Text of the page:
It’s been almost three months since artRAVE: The ARTPOP Ball ended and according to reports, Gaga is hard at work on her fifth solo album, the follow-up to 2013’s psychedelic electro-pop extravaganza, ARTPOP. If you count 2014’s Cheek to Cheek recorded with jazz legend Tony Bennett and consider The Fame and The Fame Monster two separate albums, the upcoming creation will technically be her sixth.
Additionally, Mother Monster is set to star in the next season of the FX hit anthrology series, American Horror Story. And that’s not all: On Valentine’s Day, Mother Monster got engaged. Boyfriend and now-fiance Taylor Kinney popped the question on Valentine’s Day, presenting Gaga with a large heart-shaped diamond. A celebratory dinner at Gaga’s family’s Manhattan restaurant Joanne Trattoria followed. The following day Gaga posted a photo of the behemoth rock on her Instagram.
Lady Gaga on American Horror Story
“My ARTPOP could mean anything”
Lady Gaga worked diligently on ARTPOP while touring for her Born This Way Ball. While Born This Way represented maturity and responsibility, ARTPOP veered in a completely different direction, being a fun, carefree, somewhat feminist, sexed-up, psychedelic dance party with a variety of experimental sounds and sonic shape-shifting.
ARTPOP was released November 6, 2013 and as expected, critics were pretty divided. Most of her biggest fans will love anything she puts out, but it seems ARTPOP had divided fans a little more than the highly-acclaimed Born This Way. “Applause” was very well received as the first single, featuring choppy synths and a Euro flavor to it with vocals similar to what you’d hear on a David Bowie single. Critics have called the song “an electro-pop sugar cube” that sounds like something you’d hear in a “Berlin sex dungeon.” “Applause” is perhaps the most Fame-like song on the album, so it’s not surprising that it was the first single as a way to ease people into the new sound.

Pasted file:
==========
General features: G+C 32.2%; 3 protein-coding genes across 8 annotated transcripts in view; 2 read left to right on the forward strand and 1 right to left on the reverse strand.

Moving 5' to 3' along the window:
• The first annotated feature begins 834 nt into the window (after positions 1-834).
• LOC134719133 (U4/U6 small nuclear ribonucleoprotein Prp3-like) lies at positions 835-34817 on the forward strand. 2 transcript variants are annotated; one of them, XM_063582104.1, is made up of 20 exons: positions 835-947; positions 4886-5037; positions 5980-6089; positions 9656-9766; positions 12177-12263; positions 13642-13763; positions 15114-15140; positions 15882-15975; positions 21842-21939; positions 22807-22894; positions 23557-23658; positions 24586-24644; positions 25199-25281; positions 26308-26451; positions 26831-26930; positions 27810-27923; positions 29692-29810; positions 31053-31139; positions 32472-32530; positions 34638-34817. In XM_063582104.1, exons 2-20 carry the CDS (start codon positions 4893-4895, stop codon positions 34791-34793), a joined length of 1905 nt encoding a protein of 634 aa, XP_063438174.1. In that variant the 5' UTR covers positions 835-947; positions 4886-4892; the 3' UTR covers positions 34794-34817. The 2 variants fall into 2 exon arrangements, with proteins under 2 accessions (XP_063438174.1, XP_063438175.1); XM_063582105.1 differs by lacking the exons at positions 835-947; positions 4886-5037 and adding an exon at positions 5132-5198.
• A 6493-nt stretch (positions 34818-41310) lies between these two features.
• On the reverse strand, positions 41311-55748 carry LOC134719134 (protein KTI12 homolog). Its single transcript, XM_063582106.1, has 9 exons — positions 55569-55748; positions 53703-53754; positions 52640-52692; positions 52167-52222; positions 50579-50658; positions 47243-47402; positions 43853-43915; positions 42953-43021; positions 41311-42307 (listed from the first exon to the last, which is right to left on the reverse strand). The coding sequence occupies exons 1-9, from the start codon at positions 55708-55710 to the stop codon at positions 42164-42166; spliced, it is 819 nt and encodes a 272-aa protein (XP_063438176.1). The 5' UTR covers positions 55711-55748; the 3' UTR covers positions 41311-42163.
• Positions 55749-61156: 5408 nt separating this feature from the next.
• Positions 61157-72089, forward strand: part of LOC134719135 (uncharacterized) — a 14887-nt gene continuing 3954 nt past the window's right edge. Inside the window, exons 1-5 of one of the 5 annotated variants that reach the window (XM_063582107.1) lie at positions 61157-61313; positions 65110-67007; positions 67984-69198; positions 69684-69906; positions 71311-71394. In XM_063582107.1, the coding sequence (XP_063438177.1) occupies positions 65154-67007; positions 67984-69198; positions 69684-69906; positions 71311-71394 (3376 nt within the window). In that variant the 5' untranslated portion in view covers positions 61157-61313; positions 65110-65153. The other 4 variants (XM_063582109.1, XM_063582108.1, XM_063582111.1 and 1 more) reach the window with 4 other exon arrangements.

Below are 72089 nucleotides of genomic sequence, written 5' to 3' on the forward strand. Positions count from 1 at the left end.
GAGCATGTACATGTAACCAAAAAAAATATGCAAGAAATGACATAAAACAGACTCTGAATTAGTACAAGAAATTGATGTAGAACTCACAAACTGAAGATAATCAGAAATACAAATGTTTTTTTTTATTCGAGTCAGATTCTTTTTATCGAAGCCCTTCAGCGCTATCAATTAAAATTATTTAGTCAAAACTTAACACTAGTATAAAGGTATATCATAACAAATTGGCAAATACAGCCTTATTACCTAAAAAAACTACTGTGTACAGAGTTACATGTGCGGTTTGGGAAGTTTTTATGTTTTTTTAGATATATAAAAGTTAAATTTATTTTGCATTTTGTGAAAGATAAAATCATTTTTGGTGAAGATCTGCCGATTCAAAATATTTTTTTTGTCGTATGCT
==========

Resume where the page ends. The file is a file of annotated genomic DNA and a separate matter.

“Do What U Want” was the second single from ARTPOP and featured R. Kelly and a prominent 80s R&B influence. Written in response to critics accusing Gaga of gaining weight in the wake of the Born This Way Ball, the single was written and chosen because it was so different from all of Gaga’s previous singles. The second single was originally supposed to be “Venus”, but “Do What U Want” was chosen at the last minute and was a commercial success. The racy music video, however, never saw the light of day; apparently it featured Gaga laid out on a hospital bed, and R. Kelly reaching under her blanket and Gaga moaning in response — and that was the intro before the music even started.
There were two promotional singles released for the album as well: “Venus” and “Dope”. The first promotional single, “Venus”, samples “Rocket Number 9”, originally a Run Ra song, but Gaga sampled the Zombie Zombie cover version. It’s a synth-heavy dance-pop song that has not one, but four hooks, which was meant to give the space-themed song an epic feel. “Dope” was the second promotional single and the only ARTPOP ballad. Originally called “I Wanna Be With You”, “Dope” is an electronic piano-rock lament with lyrics that talk about substance abuse and needing someone “more than dope.” According to Gaga, the lyrics were originally a fan’s song that she tweaked and retooled, and it eventually became a track that she felt a deep personal connection with. The media has also reported that Gaga has had some issues with substance abuse in the past, particularly with alcohol, cocaine, and marijuana; the song is representative of her struggles with addiction. The single’s artwork featured Gaga wearing a square blazer, lace panties, an exaggerated grill, floppy black hat, and donning bruises on her body; it was compared to Michael Jackson, Frankenstein’s monster, and was considered very creepy. The single was released just a few days after Halloween and a couple days before the full album’s release, which is the reason for the Halloween-inspired artwork.
The final single, “G.U.Y” (which stands for “girl under you”), was written and produced with Zedd and deals with what Gaga referred to as “new age feminism” in which being willfully subordinate to a man is an exercise of power and strength. “G.U.Y” has been compared to Fame-era Gaga and while there’s a similar style like how the bass and synths are used to create the melodic hook in much the same way a guitar or piano would provide the lead, it’s definitely more assertive, even aggressive and futuristic than The Fame. It was accompanied by an 11-minute music video, the only other music video produced for ARTPOP, in which Gaga is a fallen angel revived by her followers, then takes revenge on those who tried to kill her and replaces them with her GUY clones. “G.U.Y” has been considered the standout and most memorable, well-received single from ARTPOP with critics commending the partnership with Zedd, the hypnotic chorus and production.